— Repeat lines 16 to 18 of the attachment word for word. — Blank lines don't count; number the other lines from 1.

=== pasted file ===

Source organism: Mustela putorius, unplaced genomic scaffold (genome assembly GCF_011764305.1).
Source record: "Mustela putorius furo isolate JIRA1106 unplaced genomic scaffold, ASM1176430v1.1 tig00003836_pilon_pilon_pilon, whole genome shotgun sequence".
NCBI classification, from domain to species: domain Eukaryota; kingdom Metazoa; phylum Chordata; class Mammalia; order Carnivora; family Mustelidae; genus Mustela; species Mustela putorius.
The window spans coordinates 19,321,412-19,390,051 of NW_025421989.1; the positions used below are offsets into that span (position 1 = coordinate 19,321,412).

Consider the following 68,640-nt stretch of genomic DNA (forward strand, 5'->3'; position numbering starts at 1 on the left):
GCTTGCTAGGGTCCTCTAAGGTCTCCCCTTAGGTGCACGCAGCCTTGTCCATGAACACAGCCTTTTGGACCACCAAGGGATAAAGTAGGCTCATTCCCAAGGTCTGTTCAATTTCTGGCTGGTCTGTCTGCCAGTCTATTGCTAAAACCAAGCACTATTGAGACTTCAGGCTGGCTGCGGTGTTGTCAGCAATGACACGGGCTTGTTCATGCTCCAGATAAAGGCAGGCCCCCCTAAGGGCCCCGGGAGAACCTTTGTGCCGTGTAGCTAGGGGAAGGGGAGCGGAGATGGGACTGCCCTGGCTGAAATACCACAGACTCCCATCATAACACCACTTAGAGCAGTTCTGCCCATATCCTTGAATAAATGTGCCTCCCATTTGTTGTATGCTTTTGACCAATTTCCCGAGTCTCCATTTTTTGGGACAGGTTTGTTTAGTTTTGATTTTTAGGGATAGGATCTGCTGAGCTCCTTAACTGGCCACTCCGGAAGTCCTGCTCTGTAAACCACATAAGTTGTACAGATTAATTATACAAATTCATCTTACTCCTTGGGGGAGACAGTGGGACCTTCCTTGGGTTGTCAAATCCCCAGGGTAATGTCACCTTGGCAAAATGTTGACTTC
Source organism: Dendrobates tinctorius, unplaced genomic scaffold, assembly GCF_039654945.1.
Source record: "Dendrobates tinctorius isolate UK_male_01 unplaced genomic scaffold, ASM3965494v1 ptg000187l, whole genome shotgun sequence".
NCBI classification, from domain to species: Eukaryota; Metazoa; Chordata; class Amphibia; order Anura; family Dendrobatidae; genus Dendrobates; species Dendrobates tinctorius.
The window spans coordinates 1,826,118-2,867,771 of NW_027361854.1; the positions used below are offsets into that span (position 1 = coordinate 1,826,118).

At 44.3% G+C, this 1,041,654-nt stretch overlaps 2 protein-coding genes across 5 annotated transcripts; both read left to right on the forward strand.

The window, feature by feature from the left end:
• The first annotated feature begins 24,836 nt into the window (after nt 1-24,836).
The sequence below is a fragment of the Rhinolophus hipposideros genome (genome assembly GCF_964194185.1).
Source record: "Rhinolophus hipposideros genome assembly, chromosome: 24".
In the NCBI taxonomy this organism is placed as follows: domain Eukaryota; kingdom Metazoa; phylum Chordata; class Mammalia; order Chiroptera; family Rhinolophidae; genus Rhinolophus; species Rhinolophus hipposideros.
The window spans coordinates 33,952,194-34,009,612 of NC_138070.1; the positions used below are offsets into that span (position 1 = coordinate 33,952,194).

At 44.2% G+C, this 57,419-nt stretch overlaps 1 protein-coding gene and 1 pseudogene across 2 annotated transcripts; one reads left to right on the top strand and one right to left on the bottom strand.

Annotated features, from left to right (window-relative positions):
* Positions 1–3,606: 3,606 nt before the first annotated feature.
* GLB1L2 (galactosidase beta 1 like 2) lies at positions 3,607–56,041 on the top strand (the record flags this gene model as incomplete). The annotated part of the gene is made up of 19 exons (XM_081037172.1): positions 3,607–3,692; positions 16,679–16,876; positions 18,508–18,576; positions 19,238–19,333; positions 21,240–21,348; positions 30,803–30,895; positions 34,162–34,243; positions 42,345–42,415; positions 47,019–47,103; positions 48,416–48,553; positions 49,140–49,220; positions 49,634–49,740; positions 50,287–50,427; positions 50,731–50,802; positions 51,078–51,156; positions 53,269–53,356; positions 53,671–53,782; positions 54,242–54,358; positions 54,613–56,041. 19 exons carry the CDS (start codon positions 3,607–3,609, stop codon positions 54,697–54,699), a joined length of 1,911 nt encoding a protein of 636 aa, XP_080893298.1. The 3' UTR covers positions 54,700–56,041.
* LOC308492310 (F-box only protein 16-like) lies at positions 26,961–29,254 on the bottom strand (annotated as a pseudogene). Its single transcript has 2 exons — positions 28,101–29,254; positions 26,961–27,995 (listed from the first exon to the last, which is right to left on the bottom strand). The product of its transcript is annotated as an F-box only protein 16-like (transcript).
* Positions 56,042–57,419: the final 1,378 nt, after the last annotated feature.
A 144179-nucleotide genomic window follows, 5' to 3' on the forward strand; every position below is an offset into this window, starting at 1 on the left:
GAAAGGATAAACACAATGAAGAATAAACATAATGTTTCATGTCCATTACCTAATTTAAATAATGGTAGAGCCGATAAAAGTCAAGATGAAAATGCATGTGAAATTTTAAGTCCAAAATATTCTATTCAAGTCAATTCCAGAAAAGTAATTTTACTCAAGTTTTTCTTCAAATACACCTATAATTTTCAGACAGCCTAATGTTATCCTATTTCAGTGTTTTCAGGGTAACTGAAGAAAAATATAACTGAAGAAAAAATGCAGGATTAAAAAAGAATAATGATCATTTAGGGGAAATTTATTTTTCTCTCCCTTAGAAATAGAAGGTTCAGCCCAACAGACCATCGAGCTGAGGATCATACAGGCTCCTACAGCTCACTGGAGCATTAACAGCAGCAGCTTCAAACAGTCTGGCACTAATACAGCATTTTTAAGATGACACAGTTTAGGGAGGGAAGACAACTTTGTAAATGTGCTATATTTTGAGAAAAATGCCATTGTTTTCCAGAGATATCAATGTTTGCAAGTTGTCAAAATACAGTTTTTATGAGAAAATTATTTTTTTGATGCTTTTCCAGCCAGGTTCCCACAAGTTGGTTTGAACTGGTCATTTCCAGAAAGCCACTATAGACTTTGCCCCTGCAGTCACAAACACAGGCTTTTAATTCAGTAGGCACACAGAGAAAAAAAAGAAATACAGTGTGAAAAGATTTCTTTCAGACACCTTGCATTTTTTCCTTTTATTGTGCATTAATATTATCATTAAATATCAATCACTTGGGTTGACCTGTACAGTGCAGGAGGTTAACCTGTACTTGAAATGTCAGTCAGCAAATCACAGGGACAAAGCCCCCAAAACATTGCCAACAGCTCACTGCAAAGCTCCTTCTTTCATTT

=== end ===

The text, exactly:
In the NCBI taxonomy this organism is placed as follows: domain Eukaryota; kingdom Metazoa; phylum Chordata; class Mammalia; order Chiroptera; family Rhinolophidae; genus Rhinolophus; species Rhinolophus hipposideros.
The window spans coordinates 33,952,194-34,009,612 of NC_138070.1; the positions used below are offsets into that span (position 1 = coordinate 33,952,194).

At 44.2% G+C, this 57,419-nt stretch overlaps 1 protein-coding gene and 1 pseudogene across 2 annotated transcripts; one reads left to right on the top strand and one right to left on the bottom strand.